Martin Sullivan was a long-time insurance industry veteran when he was named CEO of AIG in 2002. The insurance business that Sullivan started in as a 16-year old clerk in AIG’s London office in the 1970s bore no resemblance whatsoever to what AIG had become in the 2000s. Rather than investing insurance premiums in conservative stocks paying good dividends, AIG – particularly the AIG Financial Products (AIG FP) group in London – routinely made highly leveraged speculative “bets” on investment outcomes via financial derivatives. Sullivan – who was well-liked wherever he worked and seemed to have an easy going nature – was too willing to defer and delegate to so-called experts. The most fatal example of this deference to “experts” was Sullivan’s almost complete reliance on complicated financial models developed by Gary Gorton (#27) of Wharton. These models incorrectly showed that the risks AIG FP was running in its derivatives trades were actually quite mild. It was an enormous miscalculation and resulted in the sinking of AIG.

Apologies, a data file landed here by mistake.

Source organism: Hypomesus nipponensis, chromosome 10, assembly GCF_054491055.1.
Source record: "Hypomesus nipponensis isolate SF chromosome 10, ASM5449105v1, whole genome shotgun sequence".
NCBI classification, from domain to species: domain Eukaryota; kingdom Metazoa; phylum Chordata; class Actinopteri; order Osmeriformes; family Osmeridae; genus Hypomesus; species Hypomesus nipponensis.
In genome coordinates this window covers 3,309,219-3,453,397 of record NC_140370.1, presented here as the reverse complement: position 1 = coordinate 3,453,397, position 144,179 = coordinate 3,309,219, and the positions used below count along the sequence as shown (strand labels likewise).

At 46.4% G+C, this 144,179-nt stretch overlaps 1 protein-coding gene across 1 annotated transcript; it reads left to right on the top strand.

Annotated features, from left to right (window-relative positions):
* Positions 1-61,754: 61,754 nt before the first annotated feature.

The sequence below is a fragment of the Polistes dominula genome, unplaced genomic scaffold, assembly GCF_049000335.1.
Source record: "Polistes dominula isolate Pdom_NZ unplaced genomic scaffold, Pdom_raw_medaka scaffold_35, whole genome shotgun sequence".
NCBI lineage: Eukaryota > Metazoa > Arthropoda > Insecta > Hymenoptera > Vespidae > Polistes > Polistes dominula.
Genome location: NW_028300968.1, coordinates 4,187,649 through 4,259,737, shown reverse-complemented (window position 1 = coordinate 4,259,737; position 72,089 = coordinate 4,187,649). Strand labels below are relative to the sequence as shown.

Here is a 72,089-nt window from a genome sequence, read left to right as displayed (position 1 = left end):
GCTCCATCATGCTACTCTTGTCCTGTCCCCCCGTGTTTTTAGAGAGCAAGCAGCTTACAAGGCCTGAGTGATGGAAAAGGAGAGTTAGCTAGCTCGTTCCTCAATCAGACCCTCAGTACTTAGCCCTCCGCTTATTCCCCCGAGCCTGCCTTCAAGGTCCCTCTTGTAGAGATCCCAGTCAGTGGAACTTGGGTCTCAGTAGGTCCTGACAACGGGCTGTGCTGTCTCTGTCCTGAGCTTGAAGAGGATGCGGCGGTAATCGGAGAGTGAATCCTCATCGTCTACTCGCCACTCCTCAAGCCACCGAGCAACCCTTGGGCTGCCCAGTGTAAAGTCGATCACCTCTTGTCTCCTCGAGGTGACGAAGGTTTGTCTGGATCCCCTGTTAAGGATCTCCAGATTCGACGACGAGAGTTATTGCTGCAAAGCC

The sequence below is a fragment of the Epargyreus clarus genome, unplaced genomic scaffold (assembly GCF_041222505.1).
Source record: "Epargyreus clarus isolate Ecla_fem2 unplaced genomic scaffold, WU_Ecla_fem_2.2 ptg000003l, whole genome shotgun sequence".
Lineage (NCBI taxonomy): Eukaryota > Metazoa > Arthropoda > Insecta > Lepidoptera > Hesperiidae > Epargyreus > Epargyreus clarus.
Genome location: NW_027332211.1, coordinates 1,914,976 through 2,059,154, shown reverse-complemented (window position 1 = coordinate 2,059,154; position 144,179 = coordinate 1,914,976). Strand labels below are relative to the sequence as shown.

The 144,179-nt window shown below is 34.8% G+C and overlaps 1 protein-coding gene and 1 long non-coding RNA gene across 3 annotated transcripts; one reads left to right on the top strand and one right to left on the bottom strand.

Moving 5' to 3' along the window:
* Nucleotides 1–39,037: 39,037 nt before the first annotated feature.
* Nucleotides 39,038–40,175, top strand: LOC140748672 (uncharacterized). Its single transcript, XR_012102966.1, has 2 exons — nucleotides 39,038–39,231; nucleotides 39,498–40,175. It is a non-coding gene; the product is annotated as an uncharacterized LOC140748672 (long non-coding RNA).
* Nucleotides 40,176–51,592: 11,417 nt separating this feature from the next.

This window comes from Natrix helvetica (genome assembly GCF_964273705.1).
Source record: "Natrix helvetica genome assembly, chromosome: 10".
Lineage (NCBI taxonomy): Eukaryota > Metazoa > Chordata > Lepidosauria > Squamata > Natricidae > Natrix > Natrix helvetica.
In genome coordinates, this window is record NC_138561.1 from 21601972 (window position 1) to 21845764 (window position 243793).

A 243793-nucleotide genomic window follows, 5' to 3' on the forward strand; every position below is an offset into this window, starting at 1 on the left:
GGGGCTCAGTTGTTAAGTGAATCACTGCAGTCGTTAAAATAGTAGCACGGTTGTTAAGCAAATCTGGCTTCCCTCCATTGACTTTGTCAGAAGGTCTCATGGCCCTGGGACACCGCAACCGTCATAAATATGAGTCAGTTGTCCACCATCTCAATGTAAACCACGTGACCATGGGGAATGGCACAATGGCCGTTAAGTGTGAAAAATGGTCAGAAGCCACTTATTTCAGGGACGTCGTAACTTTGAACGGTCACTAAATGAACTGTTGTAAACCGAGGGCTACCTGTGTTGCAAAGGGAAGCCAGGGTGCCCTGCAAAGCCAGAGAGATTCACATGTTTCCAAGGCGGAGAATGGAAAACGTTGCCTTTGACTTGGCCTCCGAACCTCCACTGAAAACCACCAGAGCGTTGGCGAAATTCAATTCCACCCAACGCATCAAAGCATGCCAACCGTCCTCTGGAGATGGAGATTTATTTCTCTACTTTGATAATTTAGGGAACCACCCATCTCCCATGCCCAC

See Joseph Cassano (#9) for the head of AIG FP. See Tim Geithner (#24) for the size of AIG’s enormous losses. See Gary Gorton (#27) for more information on AIG’s trade in derivatives.